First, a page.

My 'biased' view of the Biased BBC blog - part four - Global Warming

 by Martin Belam, 19 March 2007

Over the last couple of days I've been writing about the Biased BBC site, no doubt, as I pointed out, through my own ex-BBC tinted spectacles. I looked at some of the reasons why I visit the site, some of the success it has had in influencing BBC output, and in a couple of posts I looked at why I dismiss some of the common charges levelled against the BBC in the comments threads there.


Today, though, I want to look at the first of two of the areas that most often crop up on the site - where I don't think the BBC is doing a great job of defending itself against the charges of bias. Put simply, if you are going to charge everyone a compulsory TV Licence to finance an impartial broadcastor, then in a twist of the old adage, it must not just be impartial, it must be seen to be seen to be impartial.

The first area I want to look at where I don't think the BBC is being seen to be impartial is over the issue of climate change and global warming.

The Biased BBC blog was delighted when the BBC's resident institutional loose cannon Jeremy Paxman came out and said:

People who know a lot more than I do may be right when they claim that [global warming] is the consequence of our own behaviour. I assume that this is why the BBC's coverage of the issue abandoned the pretence of impartiality long ago

The more I read on the subject, the more I find myself tending to agree with him.

The majority of the mainstream media in the UK, including the BBC, present man-made climate change as a scientific fait accompli, in much the same way that the flat earth used to be presented as a scientific fait accompli. Now, it might seem self-evident that burning lots of fossil fuels will have an impact on the environment, but it also seems self-evident to a layman like me that through techniques like measuring ice cores and dendrochronology we know that the average climate of the earth has historically varied a great deal, even in comparatively recent times, prior to the man-made industrial revolution.

Like the majority of the people in the UK, I do not understand the scientific research behind the global warming stories. However, I do understand that there is still at least some scientific debate as to whether global warming is man-made, and there is at least some scientific debate as to how great the effects might be, and that correspondingly there ought to be at least some kind of public policy debate about whether the best future course of action is legislation, regulation, technical innovation, or simply to do what mankind has historically done when faced with changes in their local environment - cope with the consequences and adapt.

At the moment, I simply don't feel that from the BBC I'm getting sufficiently balanced output to decide whether or not I should be dismissing global warming as the doom'n'gloom du jour that has replaced the man-made Millenium Bug (could cause worldwide recession acording to the Primie Minister in 1998), vCJD, avian flu, Chernobyl and the London Congestion Charge as things that the media seemed equally convinced were going to bring about the end of British civilisation as we know it.

Climate change is presented in the news as a fact, whether it is the Alps having less snow, or York having flooding - regardless of whether Austria having a mild winter is rare (the warmest in 130 years apparently) or whether York being flooded happens quite a bit because it is badly situated and development in the flood plains hasn't been managed properly. York flooded in 1978 and 1982 without a hint of global warming in the media, yet now it seems you can't report any weather anomoly anywhere in the globe without dragging 'global warming' into the equation.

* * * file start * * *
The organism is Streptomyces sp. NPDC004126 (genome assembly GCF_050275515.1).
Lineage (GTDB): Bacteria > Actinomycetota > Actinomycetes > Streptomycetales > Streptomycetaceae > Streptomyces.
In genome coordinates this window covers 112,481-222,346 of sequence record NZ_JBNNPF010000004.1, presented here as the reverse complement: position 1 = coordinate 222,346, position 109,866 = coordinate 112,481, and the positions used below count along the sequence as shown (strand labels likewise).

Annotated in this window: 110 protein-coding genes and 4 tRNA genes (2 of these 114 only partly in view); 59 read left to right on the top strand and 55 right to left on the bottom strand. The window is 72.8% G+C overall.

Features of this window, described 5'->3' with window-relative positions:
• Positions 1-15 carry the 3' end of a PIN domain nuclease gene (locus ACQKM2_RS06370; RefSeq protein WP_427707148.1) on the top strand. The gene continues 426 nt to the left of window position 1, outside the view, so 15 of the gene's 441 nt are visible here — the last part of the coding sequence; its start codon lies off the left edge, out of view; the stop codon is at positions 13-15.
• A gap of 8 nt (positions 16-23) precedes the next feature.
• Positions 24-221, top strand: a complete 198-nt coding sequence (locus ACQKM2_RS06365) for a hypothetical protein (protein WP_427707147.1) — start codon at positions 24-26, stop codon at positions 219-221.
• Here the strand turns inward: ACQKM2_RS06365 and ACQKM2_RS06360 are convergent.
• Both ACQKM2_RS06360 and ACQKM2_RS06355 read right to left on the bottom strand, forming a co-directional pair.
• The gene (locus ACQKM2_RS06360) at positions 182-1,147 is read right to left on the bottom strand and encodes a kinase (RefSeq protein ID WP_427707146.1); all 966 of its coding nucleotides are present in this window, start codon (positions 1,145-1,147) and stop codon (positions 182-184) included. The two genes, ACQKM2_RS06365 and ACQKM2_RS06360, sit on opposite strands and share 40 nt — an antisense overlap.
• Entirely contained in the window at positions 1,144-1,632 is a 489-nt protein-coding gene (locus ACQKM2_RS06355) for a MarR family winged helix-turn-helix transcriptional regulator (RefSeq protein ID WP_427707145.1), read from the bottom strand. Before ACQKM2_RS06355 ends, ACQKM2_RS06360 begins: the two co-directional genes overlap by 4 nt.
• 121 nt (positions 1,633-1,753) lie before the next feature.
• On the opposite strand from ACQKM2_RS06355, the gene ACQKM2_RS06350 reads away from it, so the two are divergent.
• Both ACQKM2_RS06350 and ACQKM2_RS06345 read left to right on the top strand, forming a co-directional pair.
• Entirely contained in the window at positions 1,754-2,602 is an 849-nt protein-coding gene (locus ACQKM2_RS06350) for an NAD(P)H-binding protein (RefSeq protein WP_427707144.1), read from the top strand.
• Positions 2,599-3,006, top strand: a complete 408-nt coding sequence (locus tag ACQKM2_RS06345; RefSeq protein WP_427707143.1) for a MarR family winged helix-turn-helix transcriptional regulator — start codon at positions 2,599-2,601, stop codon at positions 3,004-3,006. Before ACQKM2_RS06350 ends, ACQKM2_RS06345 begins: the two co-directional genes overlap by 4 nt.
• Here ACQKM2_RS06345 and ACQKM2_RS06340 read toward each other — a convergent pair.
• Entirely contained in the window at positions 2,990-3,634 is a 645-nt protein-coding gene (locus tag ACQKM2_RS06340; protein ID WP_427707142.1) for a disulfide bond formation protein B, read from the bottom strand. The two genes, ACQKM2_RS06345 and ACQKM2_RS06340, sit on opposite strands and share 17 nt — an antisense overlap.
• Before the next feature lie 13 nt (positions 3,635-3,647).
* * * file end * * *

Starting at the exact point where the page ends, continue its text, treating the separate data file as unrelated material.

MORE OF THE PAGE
A recent report on the BBC linked coastal erosion on the east coast of England to rising sea levels caused by global warming - despite the fact that British schoolchildren have been learning for generations about how Britain is gradually tilting due to recovery from the glaciers that formed the landscape, and that coastal erosion is a natural phenomena caused by the action of the sea on the types of rocks exposed.

Alternative theories that propose that climate change either isn't happening in a predictable pattern and so therefore can't be predicted, or might be caused by variations in radiation from the sun rather than man-made processes, or indeed, that it is caused by a lack of pirates, seldom get time on the airwaves.


A recent post on the BBC Editor's blog by Alistair Burnett on the topic suggested that in the future the BBC might consider squeezing even more the limited airtime devoted to people who do not think climate change is necessarily or significantly being influenced by industrialisation:

our commitment to air all sides of a debate can sometimes challenge our commitment to accuracy and impartiality. Put crudely, if the overwhelming majority of climatologists believe that climate change is happening and is largely driven by human activity, do we distort the picture of the scientific debate by airing the views of the small number of dissenting scientists too often?

This is not to suggest we stop interviewing people who deny climate change is happening or that it is happening but is a natural phenomenon, but it is to ask whether we interview them too often and our audience can be given a distorted impression of the balance of opinion in the scientific community.

That isn't a particularly strong argument in my view. I can't think of another area of public policy where the BBC is scrupulous about balancing out coverage based on the percentage of experts who hold a particular viewpoint. For example, in another Editor's blog just the day before, the Newsround editor explained why he is not so concerned with exactly representing the ethnic mix of young Briton on screen, nor is the coverage of the different political parties split strictly according to their level of support either at the ballot box or in recent polls.